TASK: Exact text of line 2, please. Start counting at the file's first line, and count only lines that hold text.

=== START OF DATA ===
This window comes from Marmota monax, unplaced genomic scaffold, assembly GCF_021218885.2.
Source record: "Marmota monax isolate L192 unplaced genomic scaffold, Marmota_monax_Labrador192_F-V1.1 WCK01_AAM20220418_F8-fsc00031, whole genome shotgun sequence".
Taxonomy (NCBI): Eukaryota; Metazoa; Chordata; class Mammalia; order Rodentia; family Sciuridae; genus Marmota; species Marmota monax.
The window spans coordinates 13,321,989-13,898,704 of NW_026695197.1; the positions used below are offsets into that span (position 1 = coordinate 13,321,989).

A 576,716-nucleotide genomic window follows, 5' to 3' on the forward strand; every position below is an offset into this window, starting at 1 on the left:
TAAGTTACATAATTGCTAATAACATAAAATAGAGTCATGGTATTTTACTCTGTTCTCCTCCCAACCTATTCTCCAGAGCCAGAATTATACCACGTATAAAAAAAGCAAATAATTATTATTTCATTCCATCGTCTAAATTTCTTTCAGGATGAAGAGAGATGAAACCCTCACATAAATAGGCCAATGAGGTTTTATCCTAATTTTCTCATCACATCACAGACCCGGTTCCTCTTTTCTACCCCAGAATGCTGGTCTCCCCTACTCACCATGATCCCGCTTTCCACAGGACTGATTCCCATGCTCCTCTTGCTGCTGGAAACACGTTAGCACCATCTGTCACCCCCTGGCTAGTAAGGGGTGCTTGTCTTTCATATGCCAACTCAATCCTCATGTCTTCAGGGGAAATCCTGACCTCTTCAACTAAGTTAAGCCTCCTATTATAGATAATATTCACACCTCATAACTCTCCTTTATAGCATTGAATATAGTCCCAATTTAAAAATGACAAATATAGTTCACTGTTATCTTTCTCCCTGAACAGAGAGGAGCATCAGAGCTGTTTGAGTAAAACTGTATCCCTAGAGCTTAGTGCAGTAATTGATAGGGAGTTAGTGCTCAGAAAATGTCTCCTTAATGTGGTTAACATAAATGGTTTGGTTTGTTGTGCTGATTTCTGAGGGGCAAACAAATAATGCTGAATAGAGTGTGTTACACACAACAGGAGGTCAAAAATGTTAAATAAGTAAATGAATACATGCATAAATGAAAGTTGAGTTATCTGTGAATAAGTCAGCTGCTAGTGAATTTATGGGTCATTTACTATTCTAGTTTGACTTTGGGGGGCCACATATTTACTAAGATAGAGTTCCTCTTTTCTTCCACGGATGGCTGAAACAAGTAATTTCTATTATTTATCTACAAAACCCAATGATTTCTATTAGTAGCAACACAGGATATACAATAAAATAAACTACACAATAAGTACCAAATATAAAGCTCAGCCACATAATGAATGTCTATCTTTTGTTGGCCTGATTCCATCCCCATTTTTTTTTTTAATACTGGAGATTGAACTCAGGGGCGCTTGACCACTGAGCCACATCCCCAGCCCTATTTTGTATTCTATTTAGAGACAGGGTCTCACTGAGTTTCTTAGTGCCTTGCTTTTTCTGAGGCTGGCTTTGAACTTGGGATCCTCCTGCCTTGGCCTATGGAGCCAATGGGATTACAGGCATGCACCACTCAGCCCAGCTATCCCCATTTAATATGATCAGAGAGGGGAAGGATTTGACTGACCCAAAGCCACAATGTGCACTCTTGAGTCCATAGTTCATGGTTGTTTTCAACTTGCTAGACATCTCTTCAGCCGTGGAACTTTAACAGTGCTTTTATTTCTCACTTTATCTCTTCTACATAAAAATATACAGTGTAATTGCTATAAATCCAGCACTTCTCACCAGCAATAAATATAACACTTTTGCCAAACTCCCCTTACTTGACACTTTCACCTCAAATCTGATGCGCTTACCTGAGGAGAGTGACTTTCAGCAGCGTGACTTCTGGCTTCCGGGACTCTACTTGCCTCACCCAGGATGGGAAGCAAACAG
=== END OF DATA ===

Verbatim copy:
Source record: "Marmota monax isolate L192 unplaced genomic scaffold, Marmota_monax_Labrador192_F-V1.1 WCK01_AAM20220418_F8-fsc00031, whole genome shotgun sequence".